Wool requires soaking, washing and cleaning from waxes, dirt and oils. The next step is to "mordant" the wool.
The word "mordant" comes from the latin "mordere" meaning "to bite." Mordants are mineral salts that connect inside the fibers of wool, assuring correct connection between the biochromes (the natural dye colorant) and the wool. They are used to ensure light- and wash-fastness, meaning to prevent the color/print/dye to start bleeding, brighting/saddening or any unwanted changes to the colors of the dyed fibers.
In history a wide variety of interesting substances were used as mordants to ensure color fastness, including arsenic, chrome, tin and other heavy metals and chemicals.
Below a short description of the necessary "mordant" steps to continue towards two options for coloring:
- WEIGH OF FIBERS aka WOF
Start by weighing the amount of dry fibres, this will be the WOF (weigh of fibers). Note donw the amount of fibers you will be mordanting and later dyeing.
weighing the dry wool fibers, yarns or fabric
- MORDANTING Measure 15% of WOF of Alum and 5% WOF of Creme of Tartar. Creme of Tartar will help in adjusting the ideal pH for wool and also by protect the fibre during the mordanting process.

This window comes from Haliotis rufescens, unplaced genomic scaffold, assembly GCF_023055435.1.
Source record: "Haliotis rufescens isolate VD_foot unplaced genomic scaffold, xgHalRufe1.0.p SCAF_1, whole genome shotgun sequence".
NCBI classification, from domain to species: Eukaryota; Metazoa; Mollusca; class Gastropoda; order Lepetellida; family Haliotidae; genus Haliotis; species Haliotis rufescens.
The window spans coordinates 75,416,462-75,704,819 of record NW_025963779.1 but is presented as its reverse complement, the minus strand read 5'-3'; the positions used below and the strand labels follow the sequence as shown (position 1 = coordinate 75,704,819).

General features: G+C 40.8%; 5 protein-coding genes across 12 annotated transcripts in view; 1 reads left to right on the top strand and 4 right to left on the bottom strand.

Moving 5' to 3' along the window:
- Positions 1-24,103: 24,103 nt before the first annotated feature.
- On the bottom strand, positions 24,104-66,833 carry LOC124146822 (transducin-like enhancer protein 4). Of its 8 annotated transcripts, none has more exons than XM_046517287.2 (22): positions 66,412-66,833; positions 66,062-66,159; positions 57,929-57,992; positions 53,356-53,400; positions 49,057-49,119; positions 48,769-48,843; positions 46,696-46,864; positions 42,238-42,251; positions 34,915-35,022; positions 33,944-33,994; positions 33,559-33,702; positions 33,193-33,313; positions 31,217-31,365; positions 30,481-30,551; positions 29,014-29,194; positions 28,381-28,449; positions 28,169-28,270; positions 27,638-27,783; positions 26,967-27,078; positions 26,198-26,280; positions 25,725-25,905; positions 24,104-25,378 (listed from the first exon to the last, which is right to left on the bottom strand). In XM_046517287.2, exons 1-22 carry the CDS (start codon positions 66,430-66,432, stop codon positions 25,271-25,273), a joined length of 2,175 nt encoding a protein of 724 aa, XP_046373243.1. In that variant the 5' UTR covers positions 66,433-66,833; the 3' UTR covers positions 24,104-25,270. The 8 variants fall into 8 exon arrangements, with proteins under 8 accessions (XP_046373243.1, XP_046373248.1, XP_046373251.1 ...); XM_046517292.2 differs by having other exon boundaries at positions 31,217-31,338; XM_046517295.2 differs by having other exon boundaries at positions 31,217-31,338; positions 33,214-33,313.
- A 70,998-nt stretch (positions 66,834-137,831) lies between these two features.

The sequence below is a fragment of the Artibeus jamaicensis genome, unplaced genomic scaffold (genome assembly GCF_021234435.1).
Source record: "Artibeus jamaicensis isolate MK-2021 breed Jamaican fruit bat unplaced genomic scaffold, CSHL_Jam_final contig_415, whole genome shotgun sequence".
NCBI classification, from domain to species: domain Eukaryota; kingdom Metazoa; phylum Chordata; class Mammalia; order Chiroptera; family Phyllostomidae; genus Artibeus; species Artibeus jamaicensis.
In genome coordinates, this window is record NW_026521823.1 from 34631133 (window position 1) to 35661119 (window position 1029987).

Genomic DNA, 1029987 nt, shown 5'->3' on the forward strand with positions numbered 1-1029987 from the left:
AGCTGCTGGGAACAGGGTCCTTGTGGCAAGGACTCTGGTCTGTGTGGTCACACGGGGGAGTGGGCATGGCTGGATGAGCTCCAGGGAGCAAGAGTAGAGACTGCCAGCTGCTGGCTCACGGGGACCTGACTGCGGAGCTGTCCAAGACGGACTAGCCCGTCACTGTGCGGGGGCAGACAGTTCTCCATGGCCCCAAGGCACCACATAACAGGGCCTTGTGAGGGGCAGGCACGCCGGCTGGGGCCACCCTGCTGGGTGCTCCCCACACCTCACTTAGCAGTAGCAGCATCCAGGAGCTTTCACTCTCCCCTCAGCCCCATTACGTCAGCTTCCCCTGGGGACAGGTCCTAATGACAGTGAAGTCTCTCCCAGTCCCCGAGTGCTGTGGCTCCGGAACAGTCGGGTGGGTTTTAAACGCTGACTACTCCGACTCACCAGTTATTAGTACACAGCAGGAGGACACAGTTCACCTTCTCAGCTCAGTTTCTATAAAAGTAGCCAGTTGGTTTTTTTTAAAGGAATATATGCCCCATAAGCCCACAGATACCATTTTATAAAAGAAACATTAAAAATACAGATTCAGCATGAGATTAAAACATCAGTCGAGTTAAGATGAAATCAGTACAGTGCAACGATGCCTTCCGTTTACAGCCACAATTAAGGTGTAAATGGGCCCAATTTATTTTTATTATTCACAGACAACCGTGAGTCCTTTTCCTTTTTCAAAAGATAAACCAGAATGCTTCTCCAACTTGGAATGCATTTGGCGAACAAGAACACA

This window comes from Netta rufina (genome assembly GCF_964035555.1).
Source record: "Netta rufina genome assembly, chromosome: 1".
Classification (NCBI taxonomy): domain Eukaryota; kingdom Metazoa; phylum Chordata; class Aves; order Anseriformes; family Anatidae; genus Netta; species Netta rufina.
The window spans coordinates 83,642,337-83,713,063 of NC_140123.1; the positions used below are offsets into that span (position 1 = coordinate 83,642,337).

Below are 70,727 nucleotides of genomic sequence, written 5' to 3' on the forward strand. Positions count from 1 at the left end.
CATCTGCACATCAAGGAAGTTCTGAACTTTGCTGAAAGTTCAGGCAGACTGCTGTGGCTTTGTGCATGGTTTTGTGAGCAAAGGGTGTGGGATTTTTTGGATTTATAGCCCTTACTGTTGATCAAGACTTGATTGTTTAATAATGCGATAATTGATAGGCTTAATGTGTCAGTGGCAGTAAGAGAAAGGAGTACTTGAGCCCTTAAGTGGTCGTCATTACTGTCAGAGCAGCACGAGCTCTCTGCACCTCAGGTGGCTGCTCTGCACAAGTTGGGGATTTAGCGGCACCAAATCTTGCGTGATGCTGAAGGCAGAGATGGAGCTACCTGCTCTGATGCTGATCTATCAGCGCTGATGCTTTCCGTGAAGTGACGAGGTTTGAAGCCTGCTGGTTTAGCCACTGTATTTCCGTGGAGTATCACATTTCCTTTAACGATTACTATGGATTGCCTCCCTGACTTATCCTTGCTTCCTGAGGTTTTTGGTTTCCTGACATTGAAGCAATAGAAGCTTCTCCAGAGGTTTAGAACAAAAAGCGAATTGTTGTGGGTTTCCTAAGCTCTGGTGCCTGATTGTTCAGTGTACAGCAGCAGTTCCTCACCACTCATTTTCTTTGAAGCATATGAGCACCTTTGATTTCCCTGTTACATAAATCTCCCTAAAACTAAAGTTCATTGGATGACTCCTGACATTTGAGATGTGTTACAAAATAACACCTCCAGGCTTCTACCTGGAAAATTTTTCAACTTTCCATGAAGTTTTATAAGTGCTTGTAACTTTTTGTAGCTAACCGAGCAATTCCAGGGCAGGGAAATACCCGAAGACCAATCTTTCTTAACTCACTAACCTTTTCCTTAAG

measuring the amount of alum and creme of tartar in relation to the WOF
- MORDANTING Add both Alum and Creme of Tartar to a pot full of water and bring to simmer, until they are fully dissolved. Wet the wool fibres before adding them to the pot.
adding alum and creme of tartar to the water pot
- MORDANTING Simmer for 1 hour. Optional: to guarantee maximum mordant absorption you can leave the fibres in the mordant bath overnight. Be aware never to boil protein fibres as they can easily get damaged by excessive heat
simmering all fibers
- RINSING THE WOOL Remove the yarns or fabric from the mordant bath and rinse thoroughly in running water. Be careful not to give temperature shock to animal fibres, if the bath is still warm, use warm water to rinse as well, or let it cool down. rinsing the wool